The R-60 missile has been modified for use as a surface-to-air missile since 1999. It is now part of the Yugoslav M55A3B1 towed anti-aircraft artillery system. The missile has also been seen on a twin rail mount on a modified M53/59 Praga armoured SPAAG ( Self-Propeller Anti-Aircraft Gun ) of Czechoslovakian origin. To adapt the missile for ground launch, a first-stage booster motor was added, with the missile’s own motor acting as the sustainer. This is different from the US MIM-72 Chaparral, where the missile’s motor is modified for ground launch.

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Although the current Russian dogfight missile is the R-73 ( AA-11 “Archer” ), many highly upgraded R-60 missiles are still in service.

Open-source illustrative image
Open-source illustrative image

The R-60 Aphid, History Of Operations

During the Soviet era _ On April 20, 1978, a harrowing incident occurred when two R-60 missiles were launched at Korean Air Lines Flight 902 due to a navigation error that led it into Soviet airspace. One of the missiles successfully hit the aircraft, causing the detachment of 4 meters of the left wing and resulting in the death of 2 passengers. The flight crew was forced to make an emergency landing on a frozen lake.

Then, on June 21, 1978, Pilot Captain V. Shkinder of the PVO flew a MiG-23M and shot down two Iranian Boeing CH-47 Chinook helicopters that had flown into Soviet airspace. The first helicopter was dispatched by two R-60 missiles while the second was taken down by the cannon fire, demonstrating the power and precision of this missile system.

Photo Credit: Hesja Air-Art Photography
Photo Credit: Hesja Air-Art Photography / Polish F-16 and MiG-29 during a practice session

During the Lebanon War _ According to multiple Russian reports, the R-60 was extensively and powerfully utilized during the 1982 Lebanon War, with the Syrians relying on it as their primary air-to-air weapon. The reports suggest that the R-60 was a highly successful and devastating air-to-air missile, responsible for the destruction of several F-4s, F-16s, and IAI Kfirs, among other aircraft. Israeli reports, on the other hand, claim that most of the air-to-air combat involved visually engaging dogfights, which is also supported by Russian sources.

Israel asserts that all their aircraft losses were a result of surface-to-air missiles while admitting to the loss of some F-4s and Kfirs in 1982. Nevertheless, on June 9, 1982, a Syrian MiG-21 deployed an R-60 missile, inflicting significant damage on an F-15. Fortunately, the damaged F-15 was successfully repaired after managing to return to its base.

Open-source illustrative image
Open-source illustrative image / MiG-21 armed with R-60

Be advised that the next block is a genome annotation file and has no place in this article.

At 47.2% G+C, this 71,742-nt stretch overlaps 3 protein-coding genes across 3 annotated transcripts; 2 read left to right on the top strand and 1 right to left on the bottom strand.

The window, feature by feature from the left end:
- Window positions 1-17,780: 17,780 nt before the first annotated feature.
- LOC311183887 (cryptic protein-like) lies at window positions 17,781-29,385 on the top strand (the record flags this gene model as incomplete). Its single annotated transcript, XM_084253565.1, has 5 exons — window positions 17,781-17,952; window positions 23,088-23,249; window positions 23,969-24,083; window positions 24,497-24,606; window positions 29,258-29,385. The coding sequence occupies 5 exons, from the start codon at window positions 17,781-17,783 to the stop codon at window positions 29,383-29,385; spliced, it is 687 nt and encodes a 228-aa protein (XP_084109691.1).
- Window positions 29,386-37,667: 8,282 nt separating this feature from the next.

From the Gulf War to the Iran-Iraq War _  On 11 August 1984, in the midst of the Iran–Iraq War, the Iraqi Air Force used an R-60 missile to shoot down an Iranian F-14A, which was piloted by Hashem All-e-Agha. Similarly, during the Gulf War on 19 January 1991, Iraqi pilot Jameel Sayhood claimed to have successfully downed a Royal Air Force Panavia Tornado using the R-60 missile. However, the Royal Air Force disputed this claim and reported that the aircraft had actually crashed on 22 January 1991 during a bombing mission in Ar Rutba.

Post Kargil War _ The Pakistan Navy Atlantic shootdown occurred on 10 August 1999 when a Breguet Atlantic maritime patrol aircraft of the Pakistan Naval Air Arm was downed by an Indian Air Force MiG-21 fighter over the Rann of Kutch on the border between India and Pakistan, resulting in the death of 16 Pakistani soldiers, including the pilots. The incident took place just a month after the Kargil War, which escalated the already tense relations between the two nations. The event is commonly known as the Atlantique incident, serving as a haunting reminder of the volatile geopolitical situation in the region.

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Photo Credit: Hesja Air-Art Photography
Photo Credit: Hesja Air-Art Photography

The R-60MK Aphid Technical Specifications

  • Weight:  45 kg ( 99 lb )
  • Length:  6 ft 10 in ( 1.859 m )
  • Diameter:  4.7 in ( 120 mm )
  • Warhead:  3.5 kg ( 7.6 lb )
  • Detonation:  InfraRed proximity fuse
  • Engine:  Solid propellant rocket
  • Range:  8 km
  • Speed:  Mach 2.7
  • Guidance:  Infrared homing
  • Launch Platform:  All operational Russian Fighter aircraft which include MiG-21, MiG-27, MiG-29, MiG-31, Su-22, Su-24, Su-25, Mi-24 Helicopter and a few International military jets like BAE Systems Hawk Trainer, L-39 Albatros etc.

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In conclusion, the R-60 Aphid missile has proven to be a reliable and effective air-to-air missile that has been used in various conflicts around the world. Its lightweight and compact design, combined with its high manoeuvrability and accuracy, make it a formidable weapon in dogfights and close-range engagements. Despite being developed several decades ago, the missile continues to be in use today and has undergone several upgrades to enhance its capabilities. The R-60 Aphid stands as a testament to the ingenuity and innovation of the Russian military-industrial complex, and its impact on air combat cannot be underestimated.

Open-source illustrative image
Open-source illustrative image